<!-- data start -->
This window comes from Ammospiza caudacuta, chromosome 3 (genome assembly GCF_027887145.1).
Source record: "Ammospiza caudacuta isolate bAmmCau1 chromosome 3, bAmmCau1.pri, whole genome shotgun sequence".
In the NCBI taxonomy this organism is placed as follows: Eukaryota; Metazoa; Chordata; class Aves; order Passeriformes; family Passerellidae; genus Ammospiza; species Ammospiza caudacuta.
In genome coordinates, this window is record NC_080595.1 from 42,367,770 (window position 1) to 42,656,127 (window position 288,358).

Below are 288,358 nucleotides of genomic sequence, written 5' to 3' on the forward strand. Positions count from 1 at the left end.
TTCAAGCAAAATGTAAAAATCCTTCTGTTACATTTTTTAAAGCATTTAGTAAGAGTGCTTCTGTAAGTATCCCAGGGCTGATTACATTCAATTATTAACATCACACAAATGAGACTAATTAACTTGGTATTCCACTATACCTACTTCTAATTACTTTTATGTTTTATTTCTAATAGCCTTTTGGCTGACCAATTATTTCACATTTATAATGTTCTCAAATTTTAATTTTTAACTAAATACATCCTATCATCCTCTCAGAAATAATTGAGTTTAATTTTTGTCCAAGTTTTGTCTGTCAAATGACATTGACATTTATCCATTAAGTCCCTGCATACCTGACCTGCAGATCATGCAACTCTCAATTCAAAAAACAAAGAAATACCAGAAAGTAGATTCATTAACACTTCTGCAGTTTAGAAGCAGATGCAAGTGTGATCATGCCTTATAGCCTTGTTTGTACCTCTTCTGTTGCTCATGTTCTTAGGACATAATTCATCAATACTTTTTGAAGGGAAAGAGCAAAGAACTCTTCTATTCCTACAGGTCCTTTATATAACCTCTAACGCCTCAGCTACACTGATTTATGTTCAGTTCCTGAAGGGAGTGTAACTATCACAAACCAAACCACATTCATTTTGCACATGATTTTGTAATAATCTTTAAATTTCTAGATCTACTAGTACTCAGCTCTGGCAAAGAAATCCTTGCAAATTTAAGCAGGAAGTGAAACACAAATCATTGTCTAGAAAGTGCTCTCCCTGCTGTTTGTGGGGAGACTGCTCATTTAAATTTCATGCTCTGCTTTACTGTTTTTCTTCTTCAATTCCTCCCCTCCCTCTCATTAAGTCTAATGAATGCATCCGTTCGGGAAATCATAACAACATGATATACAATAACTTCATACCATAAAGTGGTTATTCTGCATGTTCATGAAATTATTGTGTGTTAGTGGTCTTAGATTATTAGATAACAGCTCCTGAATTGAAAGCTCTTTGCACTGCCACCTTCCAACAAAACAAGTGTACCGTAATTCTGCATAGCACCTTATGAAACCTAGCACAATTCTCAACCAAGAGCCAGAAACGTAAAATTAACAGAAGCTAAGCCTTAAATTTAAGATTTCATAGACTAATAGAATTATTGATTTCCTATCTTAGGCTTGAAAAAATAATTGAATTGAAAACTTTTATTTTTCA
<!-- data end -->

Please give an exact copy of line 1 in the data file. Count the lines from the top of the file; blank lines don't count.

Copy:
This window comes from Ammospiza caudacuta, chromosome 3 (genome assembly GCF_027887145.1).